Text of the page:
4E Bard Review
In the latest Ampersand column, Bill Slavicsek posts some info on the new Bard class from the upcoming PHB2. Unfortunately, it is only available to D&DI subscribers. Fortunately, I am a D&DI subscriber and will review it. Granted, I can’t get too in-depth because it is subscriber information only, but I will do my best.
Is it much different than the 3E Bard?
The answer is, definitively, yes. The bard’s role has been set so that he/she is no longer set to just hover in the back, granting allies bonuses while not doing much else but fill the role of a minor healer. Instead, they are put into more of a leadership role, telling allies where to move on the field of battle and giving them the confidence they need in combat.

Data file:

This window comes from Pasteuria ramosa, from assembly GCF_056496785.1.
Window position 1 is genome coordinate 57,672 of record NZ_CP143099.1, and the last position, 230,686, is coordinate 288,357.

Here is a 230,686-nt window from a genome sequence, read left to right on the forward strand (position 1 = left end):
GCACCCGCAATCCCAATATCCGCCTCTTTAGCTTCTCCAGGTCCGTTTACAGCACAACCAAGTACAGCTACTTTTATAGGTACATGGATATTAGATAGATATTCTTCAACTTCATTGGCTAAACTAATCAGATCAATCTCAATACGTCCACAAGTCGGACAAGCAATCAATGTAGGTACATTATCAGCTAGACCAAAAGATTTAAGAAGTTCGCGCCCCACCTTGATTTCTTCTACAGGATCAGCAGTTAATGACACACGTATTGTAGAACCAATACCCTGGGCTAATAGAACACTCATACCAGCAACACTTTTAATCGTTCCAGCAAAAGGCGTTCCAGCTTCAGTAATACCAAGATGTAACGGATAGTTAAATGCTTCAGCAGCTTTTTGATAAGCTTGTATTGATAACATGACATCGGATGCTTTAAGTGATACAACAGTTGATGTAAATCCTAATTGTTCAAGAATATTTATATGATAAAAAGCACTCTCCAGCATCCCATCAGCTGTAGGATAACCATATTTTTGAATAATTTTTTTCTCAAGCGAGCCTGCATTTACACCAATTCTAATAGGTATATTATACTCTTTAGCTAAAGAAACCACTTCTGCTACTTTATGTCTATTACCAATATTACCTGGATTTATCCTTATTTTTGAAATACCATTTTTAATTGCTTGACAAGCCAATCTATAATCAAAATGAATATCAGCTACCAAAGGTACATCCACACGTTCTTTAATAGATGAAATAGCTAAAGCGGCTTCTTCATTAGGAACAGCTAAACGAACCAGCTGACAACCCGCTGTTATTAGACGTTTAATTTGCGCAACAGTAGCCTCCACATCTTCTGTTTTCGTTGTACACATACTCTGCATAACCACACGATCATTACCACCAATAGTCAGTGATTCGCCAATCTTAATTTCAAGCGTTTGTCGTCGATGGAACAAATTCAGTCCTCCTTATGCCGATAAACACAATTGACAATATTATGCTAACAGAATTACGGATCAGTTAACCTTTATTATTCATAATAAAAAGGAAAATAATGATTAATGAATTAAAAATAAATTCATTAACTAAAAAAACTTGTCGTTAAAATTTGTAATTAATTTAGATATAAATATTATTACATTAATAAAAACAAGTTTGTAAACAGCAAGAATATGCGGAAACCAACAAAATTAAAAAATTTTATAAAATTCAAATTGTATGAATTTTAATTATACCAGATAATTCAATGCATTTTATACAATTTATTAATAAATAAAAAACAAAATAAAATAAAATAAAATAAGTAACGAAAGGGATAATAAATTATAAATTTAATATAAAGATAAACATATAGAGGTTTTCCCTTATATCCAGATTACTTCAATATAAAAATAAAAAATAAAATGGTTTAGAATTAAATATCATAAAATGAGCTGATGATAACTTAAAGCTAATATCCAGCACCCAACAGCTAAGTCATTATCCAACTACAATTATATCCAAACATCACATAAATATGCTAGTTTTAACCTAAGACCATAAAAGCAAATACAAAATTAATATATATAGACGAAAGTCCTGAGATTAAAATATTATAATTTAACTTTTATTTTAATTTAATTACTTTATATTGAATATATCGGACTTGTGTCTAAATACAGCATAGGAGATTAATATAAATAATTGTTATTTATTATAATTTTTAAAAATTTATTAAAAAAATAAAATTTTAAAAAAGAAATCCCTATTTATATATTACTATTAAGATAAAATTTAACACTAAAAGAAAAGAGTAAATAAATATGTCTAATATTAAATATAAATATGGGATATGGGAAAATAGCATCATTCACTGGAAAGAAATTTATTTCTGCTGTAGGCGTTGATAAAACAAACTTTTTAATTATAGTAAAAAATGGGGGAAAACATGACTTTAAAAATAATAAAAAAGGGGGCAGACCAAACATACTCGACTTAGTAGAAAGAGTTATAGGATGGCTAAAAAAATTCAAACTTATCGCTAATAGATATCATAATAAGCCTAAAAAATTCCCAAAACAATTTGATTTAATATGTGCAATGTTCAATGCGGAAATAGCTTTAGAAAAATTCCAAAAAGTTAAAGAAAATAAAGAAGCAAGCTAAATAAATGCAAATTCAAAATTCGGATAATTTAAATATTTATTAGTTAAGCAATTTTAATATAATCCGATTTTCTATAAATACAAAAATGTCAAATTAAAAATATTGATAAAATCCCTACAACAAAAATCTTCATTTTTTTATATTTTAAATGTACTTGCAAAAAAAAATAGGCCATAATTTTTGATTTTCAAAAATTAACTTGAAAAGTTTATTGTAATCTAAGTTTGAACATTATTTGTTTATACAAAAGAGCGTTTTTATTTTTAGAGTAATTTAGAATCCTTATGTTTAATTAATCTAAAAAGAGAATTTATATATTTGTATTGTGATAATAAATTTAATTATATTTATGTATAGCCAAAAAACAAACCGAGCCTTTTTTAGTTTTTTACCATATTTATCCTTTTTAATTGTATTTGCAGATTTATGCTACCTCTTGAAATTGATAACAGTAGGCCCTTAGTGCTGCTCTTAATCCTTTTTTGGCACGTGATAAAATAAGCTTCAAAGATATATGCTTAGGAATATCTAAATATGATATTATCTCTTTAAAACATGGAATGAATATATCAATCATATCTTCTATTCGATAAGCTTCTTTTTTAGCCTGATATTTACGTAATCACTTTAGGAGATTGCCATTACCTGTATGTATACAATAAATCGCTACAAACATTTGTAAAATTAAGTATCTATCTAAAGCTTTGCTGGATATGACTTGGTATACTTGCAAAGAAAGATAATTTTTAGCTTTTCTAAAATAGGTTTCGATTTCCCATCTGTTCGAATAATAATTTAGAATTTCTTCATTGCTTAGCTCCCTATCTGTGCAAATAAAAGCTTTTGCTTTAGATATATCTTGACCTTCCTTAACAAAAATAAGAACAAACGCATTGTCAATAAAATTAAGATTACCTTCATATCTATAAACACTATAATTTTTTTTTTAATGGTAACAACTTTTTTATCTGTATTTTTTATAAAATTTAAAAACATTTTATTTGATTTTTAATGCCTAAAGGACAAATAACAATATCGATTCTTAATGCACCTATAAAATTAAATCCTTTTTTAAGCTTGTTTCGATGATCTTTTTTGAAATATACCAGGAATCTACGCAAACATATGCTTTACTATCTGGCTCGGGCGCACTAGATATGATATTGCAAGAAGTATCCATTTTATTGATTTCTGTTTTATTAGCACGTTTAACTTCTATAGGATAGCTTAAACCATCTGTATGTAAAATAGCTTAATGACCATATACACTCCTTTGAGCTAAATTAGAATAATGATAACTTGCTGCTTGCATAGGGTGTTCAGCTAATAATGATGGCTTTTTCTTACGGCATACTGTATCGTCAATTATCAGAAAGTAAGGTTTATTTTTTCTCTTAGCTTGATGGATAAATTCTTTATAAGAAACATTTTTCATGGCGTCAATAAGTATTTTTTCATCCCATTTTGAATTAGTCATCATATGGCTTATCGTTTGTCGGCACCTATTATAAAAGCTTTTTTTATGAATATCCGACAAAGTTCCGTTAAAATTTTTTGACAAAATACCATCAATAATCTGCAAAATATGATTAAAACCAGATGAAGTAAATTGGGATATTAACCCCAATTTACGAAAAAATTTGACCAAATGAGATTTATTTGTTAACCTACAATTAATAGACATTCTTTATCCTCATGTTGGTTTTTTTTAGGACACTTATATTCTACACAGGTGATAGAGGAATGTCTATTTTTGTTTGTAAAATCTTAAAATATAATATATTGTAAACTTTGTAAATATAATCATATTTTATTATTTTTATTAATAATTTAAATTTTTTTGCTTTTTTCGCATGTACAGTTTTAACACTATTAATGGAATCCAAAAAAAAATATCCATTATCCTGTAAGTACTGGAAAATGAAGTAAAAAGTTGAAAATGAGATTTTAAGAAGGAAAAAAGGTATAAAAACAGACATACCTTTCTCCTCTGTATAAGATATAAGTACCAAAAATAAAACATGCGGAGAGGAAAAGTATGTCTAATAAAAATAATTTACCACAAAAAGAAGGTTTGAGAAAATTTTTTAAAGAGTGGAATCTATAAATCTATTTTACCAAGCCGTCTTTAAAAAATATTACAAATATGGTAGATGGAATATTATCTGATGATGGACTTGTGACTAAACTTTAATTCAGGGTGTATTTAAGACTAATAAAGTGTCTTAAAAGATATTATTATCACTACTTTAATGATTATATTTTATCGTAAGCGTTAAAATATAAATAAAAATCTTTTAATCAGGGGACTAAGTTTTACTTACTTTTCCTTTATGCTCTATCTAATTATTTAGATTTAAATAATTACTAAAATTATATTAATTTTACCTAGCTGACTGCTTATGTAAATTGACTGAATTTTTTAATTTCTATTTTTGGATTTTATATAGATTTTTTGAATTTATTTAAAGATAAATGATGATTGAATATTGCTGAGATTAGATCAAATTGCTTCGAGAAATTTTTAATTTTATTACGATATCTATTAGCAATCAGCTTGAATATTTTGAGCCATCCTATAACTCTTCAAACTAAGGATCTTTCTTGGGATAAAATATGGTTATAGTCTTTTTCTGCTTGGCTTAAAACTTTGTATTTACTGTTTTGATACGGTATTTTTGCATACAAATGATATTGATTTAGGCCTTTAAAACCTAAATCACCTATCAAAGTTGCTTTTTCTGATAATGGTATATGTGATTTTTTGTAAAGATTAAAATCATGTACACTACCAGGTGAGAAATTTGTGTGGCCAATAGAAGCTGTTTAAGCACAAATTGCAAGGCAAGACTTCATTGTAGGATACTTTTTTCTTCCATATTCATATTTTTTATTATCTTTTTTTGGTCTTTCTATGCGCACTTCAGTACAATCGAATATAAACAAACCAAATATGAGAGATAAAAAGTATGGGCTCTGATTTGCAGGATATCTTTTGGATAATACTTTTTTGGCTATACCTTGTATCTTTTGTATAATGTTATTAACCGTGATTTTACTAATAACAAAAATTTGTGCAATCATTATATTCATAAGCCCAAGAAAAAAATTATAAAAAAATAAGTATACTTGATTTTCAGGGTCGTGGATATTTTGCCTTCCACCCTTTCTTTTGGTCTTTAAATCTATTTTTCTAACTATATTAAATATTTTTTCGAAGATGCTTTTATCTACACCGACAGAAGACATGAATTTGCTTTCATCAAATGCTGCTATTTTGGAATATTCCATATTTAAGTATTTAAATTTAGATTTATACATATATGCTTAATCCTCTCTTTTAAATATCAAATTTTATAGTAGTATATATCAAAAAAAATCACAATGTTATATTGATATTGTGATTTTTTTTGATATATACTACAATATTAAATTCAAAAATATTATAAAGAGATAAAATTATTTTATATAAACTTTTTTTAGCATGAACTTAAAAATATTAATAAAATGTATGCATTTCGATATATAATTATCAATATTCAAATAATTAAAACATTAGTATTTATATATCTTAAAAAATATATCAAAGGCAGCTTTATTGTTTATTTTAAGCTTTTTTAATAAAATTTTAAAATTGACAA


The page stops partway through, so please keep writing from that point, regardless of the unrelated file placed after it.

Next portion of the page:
Then is the bard still an inspiring musician?
Again, the answer is yes. Their musical abilities allow their allies to perform tasks better as well as being a morale booster. The bard’s musical genres have been narrowed down to singing and playing instruments, unlike 3.5 where you had to put ranks into performing on multiple instruments.
Speaking of Perform checks….
They are no more. Instead, the bard’s performing meshes with their spells. You no longer make a check; you simply perform as part of a spell.
Can the bard still heal people?
Is the bard still a “jack-of-all-trades”?
Oh my, yes. They have an ability available to them now that can make them a more well-rounded class than any other in the PHB.
Is the bard still relegated to being the back?
I like the bard but, in my opinion, the 3.5 bard was not meant to be an up-front fighter. In 4e, the bard gets more hit points and can wear heavier armor, such as chainmail. They can also use more weapons than previously allowed.
Would you play a bard in 4e?
Again, yes. It’s definitely made into a more viable class than in 3.5 and I would be very happy to play one.